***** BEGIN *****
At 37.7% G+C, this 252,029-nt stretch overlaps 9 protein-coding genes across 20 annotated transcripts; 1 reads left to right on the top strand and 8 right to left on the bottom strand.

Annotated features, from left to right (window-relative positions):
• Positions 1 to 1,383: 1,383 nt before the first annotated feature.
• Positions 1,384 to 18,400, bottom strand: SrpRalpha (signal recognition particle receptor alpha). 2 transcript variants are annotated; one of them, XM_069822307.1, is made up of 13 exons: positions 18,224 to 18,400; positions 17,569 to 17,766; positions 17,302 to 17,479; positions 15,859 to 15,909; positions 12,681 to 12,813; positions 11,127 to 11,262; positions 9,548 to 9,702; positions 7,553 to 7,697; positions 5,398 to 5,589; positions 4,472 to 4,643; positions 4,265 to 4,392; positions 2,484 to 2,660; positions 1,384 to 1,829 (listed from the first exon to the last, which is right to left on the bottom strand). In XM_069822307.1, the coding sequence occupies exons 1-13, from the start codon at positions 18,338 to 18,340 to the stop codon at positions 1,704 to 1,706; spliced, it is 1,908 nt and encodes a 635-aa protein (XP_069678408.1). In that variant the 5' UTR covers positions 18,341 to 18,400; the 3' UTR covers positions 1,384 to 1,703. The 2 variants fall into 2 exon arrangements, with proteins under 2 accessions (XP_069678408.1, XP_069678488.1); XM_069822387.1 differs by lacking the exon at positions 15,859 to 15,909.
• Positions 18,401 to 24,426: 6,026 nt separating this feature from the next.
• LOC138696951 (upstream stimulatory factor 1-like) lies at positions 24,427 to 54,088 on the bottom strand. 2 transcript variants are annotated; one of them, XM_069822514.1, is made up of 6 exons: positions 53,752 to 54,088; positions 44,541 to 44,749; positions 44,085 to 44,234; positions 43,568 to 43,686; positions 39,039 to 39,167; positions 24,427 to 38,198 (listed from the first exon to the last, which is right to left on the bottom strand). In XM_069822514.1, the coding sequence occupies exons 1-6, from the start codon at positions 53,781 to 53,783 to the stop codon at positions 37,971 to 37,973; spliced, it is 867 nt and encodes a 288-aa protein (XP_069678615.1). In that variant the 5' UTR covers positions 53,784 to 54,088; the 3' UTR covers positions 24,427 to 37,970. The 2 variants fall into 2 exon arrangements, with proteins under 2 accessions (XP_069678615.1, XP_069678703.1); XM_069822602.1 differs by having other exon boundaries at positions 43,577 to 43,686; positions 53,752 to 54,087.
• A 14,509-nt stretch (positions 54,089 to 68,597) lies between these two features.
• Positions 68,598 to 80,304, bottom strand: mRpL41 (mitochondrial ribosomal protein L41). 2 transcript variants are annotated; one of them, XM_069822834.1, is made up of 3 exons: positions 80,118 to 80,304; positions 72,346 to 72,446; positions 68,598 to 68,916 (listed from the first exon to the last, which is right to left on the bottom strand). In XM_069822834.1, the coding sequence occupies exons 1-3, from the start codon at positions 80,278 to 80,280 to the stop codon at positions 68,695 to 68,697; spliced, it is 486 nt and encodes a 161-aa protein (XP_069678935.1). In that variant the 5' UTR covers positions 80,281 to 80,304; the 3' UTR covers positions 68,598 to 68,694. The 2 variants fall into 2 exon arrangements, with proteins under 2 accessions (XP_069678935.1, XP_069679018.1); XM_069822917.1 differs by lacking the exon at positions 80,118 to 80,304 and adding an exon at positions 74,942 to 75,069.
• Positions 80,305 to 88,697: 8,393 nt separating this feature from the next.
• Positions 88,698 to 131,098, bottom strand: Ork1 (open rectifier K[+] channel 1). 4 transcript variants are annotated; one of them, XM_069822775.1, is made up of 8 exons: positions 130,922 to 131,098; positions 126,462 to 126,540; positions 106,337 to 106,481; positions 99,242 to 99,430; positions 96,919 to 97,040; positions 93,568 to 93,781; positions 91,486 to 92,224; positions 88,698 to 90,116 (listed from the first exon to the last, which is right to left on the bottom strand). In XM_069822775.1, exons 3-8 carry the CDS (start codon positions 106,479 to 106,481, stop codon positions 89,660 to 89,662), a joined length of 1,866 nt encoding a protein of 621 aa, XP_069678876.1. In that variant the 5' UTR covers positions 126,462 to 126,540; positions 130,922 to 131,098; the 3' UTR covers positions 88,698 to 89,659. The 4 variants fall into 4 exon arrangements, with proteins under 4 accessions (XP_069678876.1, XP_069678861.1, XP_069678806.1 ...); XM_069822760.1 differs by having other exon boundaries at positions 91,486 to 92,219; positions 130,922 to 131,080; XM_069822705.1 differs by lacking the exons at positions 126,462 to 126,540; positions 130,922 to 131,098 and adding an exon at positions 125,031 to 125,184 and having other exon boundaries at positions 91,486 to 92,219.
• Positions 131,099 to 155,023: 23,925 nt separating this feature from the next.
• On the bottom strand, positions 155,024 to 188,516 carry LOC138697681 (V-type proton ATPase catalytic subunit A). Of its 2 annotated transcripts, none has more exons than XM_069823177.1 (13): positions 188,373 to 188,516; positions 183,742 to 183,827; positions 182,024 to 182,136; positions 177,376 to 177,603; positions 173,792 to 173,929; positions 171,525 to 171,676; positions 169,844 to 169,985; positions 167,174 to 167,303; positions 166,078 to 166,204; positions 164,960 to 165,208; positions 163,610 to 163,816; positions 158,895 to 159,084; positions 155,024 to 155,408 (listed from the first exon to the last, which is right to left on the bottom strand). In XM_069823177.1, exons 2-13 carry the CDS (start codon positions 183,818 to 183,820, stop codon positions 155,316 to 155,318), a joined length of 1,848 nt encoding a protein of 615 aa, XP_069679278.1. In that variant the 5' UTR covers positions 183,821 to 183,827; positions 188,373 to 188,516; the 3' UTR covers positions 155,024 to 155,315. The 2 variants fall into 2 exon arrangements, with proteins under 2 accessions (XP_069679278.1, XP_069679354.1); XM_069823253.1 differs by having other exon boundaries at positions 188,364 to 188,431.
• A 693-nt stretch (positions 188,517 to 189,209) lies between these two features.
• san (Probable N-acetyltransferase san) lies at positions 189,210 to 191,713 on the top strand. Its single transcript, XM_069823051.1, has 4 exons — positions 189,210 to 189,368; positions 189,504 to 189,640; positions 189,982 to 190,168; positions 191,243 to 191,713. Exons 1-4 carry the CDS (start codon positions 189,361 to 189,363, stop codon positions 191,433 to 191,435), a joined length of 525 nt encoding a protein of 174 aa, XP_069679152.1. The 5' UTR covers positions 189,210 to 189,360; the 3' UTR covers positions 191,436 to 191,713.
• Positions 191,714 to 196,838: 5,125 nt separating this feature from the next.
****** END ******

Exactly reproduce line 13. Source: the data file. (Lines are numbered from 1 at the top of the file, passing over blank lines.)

• A 693-nt stretch (positions 188,517 to 189,209) lies between these two features.